A marriage in a wetland paradise

For the tourist on the deck, it all came right when the elephants lumbered through the camp and into the river, right beneath his feet. For the two thousand people who live in Caprivi’s Wuparo Conservancy, a lot came right when their management committee signed a joint venture agreement to create Nkasa Lupala Lodge.

The Namibian communal conservancy of Wuparo was created in 1999, with the hope of earning income from tourism in the low lying plain between Mudumu and Mamili national parks, right on the border with Botswana. The local villagers suffer a lot from elephants taking their crops. But if there is income to be earned from the marauding giants, things could look a lot better.

Until now the community campsite has catered for tourists keen to see  the large herds of elephant and buffalo in the area. Mamili National Park is the largest wetland area under conservation in Namibia, flooded at times, and teeming with birds and wildlife in the river channels, lakes and swamps.

Adventure and eco-tourism are the buzz words in the safari business nowadays. Visitors to sensitive ecological areas like Namibia’s Caprivi region are keen to leave only footprints, but also to take away photos of wildlife in its natural habitat, untamed and free.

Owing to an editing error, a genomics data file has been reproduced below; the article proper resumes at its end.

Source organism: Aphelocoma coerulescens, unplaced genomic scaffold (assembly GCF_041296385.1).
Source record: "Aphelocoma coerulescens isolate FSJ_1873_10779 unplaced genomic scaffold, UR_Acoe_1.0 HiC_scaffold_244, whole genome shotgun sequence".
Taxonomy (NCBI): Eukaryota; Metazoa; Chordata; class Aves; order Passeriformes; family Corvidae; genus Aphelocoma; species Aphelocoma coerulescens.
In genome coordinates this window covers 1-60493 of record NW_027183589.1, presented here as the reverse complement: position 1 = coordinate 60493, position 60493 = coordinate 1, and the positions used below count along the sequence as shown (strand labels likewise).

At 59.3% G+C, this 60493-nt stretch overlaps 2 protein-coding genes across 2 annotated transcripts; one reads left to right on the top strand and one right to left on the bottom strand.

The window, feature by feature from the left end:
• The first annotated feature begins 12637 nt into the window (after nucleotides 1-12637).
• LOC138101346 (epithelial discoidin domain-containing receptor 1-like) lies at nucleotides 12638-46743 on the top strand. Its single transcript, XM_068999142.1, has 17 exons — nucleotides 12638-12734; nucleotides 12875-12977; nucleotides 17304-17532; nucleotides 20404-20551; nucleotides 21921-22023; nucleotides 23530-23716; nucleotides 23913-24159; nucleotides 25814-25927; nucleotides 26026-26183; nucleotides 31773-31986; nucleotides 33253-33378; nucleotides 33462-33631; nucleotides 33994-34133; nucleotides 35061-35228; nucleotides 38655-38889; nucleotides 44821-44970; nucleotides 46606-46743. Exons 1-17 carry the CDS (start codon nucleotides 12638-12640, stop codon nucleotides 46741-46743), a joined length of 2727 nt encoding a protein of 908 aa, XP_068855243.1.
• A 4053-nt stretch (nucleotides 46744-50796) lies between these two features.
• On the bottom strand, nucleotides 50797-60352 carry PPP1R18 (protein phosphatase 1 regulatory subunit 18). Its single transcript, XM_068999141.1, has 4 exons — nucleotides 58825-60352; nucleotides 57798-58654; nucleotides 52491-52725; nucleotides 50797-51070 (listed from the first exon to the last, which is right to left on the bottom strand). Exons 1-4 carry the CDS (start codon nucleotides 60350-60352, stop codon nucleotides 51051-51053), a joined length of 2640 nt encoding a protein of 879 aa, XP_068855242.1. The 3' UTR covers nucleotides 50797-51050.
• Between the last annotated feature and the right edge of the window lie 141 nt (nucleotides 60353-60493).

Nkasa Lupala offers unspoilt nature with river trips, game drives and guided walks that bring visitors into contact with wildlife, ranging from the massive – elephants – to the small hovering sunbirds in a diverse eco-system that includes forest, savannah and perennial rivers.

For Namibia’s communal conservancies, Wuparo’s agreement with the lodge points a way forward for KAZA. The WWF helped to negotiate the agreement based on similar experience in other Namibian communal conservancies. Assisting communities to make joint business ventures with lodge and tour operators is a new way of ensuring that conservation happens, because the tourists want to see wildlife, and the communities are able to protect it with anti-poaching patrols, and by zoning their areas, keeping agriculture and tourism apart.

As part of the agreement, the lodge is committed to local staff recruitment, with nearly all the staff coming from nearby villages. Just as important, both partners recognise that visitors deserve the best service possible, so training is the watchword. Not only waiters and cooks, but guides to the wildlife in the area. Once a year, a member of the local community is trained in South Africa to the very highest guiding level.

The lodge should pay handsome dividends to the conservancy, in return for which the conservancy management committee ensures that wildlife is protected by its seven game guards. A joint management committee for the lodge is being set up, and an innovative financial dashboard designed by the WWF allows conservancy management, previously unskilled in finances, to keep tabs on the operation. A percentage of net turnover is paid to the conservancy, with minimum payment guarantees. The more business the lodge attracts, the more income the conservancy receives.

It’s more than a commercial adventure, it’s a two way process based on trust. Without the conservancy and its management of wildlife, the lodge would be a risky undertaking. Without private capital the conservancy would struggle to make ends meet. Perhaps it’s a marriage made in heaven, with the tourists on the honeymoon watching the elephants lumber by.

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